Four Year College Faculty

Educators at a four-year college must conduct publishable research, direct a laboratory, and mentor graduate students, in addition to teaching one to four undergraduate courses each semester or year. On first joining a faculty, educators typically receive the rank of assistant professor. On contract renewal, promotion to associate professor is the norm, with the rank of full professor being accorded upon achieving tenure.

Graduate student teaching assistants (TAs) are often available to assist the educator. TAs usually do all of the grading and supervise the lab classes. Four-year college educators also usually have the assistance of a laboratory technician.

To receive tenure, educators at this level must pass a review by a committee of their peers in their department, in which their success in research, publications, and teaching is evaluated. Most departments require their faculty to serve on one or more internal committees, and service on college-or university-wide committees may also be required, particularly of junior (non-tenured) faculty.

Educators at the K-12 level must have, minimally, a bachelor's degree in education. Often, however, they earn a degree in an academic subject and take master's level courses in education. Public school educators must pass a state-administered test, after which they receive certification allowing them to teach. Private schools may not require certification.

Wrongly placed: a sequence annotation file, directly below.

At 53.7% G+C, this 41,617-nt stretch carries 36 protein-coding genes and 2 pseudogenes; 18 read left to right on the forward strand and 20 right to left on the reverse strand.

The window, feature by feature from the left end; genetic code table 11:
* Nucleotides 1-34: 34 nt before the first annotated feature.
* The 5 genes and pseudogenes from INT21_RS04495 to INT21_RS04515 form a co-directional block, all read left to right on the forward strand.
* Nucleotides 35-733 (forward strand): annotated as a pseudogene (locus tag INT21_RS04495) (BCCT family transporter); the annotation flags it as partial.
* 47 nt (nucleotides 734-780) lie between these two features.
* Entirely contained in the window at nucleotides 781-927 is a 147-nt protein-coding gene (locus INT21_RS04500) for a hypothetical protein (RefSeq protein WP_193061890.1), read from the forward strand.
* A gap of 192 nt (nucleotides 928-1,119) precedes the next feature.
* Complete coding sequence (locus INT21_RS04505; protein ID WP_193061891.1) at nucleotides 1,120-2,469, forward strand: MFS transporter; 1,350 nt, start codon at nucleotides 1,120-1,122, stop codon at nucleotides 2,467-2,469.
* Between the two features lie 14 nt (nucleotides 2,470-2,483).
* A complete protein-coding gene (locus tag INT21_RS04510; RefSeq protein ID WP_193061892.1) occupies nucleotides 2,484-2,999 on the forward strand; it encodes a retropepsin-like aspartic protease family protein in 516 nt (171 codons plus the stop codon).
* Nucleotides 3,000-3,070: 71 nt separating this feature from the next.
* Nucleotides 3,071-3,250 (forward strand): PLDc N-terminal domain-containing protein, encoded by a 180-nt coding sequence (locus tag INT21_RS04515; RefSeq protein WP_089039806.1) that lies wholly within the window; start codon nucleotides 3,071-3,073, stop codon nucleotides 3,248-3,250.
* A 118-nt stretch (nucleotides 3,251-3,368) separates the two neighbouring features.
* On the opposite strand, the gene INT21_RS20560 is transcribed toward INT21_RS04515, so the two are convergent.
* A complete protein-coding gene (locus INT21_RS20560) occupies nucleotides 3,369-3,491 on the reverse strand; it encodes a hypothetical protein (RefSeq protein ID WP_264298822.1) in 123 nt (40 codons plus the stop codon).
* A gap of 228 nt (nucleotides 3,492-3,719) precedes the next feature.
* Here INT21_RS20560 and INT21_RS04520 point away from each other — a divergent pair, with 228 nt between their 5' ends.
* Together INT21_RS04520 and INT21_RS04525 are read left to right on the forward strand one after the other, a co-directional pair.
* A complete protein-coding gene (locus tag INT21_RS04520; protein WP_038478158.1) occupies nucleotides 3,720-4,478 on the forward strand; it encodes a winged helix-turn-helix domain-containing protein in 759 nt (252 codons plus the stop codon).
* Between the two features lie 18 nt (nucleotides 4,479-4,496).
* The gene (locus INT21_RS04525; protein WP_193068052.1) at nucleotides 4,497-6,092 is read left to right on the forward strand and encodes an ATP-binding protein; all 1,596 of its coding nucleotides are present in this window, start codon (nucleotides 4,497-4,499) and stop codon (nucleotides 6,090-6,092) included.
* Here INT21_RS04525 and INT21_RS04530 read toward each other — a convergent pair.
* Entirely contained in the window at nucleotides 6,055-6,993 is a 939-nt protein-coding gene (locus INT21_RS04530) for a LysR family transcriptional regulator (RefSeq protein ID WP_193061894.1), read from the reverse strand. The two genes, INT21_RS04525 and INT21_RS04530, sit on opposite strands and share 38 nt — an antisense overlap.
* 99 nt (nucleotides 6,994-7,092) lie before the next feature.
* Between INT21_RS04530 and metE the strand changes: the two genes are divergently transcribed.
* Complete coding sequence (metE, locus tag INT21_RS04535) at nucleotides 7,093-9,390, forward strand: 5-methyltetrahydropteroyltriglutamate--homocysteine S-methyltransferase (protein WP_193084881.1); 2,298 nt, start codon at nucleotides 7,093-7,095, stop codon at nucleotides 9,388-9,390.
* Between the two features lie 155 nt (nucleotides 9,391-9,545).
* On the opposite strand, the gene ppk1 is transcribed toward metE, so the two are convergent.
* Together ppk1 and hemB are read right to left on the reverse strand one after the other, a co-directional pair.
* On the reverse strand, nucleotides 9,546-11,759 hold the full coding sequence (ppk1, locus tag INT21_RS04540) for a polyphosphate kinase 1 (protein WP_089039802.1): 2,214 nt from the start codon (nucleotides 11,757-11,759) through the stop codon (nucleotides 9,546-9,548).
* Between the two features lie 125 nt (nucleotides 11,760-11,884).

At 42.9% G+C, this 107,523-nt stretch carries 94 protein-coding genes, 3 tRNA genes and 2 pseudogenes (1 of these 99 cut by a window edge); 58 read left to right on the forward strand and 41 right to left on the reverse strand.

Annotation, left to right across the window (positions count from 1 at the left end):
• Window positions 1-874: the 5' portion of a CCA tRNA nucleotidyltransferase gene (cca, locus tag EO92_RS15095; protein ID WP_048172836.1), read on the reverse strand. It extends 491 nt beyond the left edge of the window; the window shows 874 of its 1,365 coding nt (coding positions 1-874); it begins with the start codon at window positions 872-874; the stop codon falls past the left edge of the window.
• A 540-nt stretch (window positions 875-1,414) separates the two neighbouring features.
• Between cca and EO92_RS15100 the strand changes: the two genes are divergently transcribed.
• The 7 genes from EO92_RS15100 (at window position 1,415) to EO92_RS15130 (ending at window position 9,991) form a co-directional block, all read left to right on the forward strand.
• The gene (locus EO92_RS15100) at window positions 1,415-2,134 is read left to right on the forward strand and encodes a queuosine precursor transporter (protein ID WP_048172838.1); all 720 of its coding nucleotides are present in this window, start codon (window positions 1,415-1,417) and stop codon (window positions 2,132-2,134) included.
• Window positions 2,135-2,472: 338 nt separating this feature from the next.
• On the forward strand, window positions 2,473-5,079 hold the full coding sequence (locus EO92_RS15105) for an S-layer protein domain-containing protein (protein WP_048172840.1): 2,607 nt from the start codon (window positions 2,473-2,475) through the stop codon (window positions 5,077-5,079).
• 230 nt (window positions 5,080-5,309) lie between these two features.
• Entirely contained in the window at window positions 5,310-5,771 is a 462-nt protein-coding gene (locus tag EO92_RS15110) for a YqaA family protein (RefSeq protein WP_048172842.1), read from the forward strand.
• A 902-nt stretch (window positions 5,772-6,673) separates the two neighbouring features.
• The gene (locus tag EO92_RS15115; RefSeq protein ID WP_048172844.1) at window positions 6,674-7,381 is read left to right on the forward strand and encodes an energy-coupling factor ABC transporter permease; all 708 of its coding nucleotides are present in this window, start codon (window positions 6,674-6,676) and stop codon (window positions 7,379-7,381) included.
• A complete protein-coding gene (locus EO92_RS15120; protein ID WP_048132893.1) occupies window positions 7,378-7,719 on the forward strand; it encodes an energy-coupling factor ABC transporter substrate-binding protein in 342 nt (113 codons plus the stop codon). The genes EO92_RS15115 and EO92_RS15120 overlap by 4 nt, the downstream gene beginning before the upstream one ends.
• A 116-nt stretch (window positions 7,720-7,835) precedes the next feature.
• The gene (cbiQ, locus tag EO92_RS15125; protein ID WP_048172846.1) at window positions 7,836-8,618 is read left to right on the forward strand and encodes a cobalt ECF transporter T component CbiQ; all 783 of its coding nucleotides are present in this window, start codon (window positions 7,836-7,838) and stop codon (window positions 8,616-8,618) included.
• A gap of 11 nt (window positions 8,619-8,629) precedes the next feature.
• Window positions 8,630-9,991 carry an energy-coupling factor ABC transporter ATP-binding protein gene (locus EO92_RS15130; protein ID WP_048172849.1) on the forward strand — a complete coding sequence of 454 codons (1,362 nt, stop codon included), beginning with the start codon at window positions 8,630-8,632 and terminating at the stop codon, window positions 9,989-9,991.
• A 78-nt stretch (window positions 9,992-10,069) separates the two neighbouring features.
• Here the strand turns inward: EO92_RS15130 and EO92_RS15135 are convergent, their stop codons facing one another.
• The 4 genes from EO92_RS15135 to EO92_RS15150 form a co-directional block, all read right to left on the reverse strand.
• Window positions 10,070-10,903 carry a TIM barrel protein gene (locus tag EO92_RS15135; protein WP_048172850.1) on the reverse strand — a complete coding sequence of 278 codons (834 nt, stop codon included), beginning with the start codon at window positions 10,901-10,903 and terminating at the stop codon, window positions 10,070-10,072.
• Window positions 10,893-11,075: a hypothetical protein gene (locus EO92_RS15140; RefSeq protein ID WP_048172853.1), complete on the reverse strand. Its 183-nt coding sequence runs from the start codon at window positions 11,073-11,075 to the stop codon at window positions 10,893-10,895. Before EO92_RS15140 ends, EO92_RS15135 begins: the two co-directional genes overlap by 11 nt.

Educators at two- and four-year colleges usually have degrees in their area of specialization, but state certification is not required. Some two-year institutions may require master's or doctoral training in education in addition to a degree in an academic subject, but educators at the college level usually gain their teaching experience as teaching assistants. In some cases, an academic degree is not required to teach in a two-program, if the teacher has had enough experience working in the field for which students are to be trained. Four-year colleges expect their educators to hold a graduate degree, often a doctorate, and usually require a record of published research.

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